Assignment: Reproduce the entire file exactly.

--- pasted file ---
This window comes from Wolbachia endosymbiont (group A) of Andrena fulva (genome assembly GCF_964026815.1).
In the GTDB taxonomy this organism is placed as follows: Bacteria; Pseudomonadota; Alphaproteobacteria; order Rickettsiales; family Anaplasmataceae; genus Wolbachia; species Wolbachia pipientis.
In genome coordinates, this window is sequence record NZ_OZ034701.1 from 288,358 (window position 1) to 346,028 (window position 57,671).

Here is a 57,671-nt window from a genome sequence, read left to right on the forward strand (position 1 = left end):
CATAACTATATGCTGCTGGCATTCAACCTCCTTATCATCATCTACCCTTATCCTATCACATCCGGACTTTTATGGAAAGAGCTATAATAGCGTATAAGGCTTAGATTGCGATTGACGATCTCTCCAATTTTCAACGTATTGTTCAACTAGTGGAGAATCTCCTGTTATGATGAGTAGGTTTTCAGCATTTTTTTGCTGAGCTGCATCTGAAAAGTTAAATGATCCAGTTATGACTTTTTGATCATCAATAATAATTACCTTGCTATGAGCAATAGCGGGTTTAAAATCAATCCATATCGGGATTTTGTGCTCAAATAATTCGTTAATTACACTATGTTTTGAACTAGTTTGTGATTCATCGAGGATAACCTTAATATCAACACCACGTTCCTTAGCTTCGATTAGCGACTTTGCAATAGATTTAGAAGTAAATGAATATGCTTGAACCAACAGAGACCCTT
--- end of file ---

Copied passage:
This window comes from Wolbachia endosymbiont (group A) of Andrena fulva (genome assembly GCF_964026815.1).
In the GTDB taxonomy this organism is placed as follows: Bacteria; Pseudomonadota; Alphaproteobacteria; order Rickettsiales; family Anaplasmataceae; genus Wolbachia; species Wolbachia pipientis.
In genome coordinates, this window is sequence record NZ_OZ034701.1 from 288,358 (window position 1) to 346,028 (window position 57,671).

Here is a 57,671-nt window from a genome sequence, read left to right on the forward strand (position 1 = left end):
CATAACTATATGCTGCTGGCATTCAACCTCCTTATCATCATCTACCCTTATCCTATCACATCCGGACTTTTATGGAAAGAGCTATAATAGCGTATAAGGCTTAGATTGCGATTGACGATCTCTCCAATTTTCAACGTATTGTTCAACTAGTGGAGAATCTCCTGTTATGATGAGTAGGTTTTCAGCATTTTTTTGCTGAGCTGCATCTGAAAAGTTAAATGATCCAGTTATGACTTTTTGATCATCAATAATAATTACCTTGCTATGAGCAATAGCGGGTTTAAAATCAATCCATATCGGGATTTTGTGCTCAAATAATTCGTTAATTACACTATGTTTTGAACTAGTTTGTGATTCATCGAGGATAACCTTAATATCAACACCACGTTCCTTAGCTTCGATTAGCGACTTTGCAATAGATTTAGAAGTAAATGAATATGCTTGAACCAACAGAGACCCTT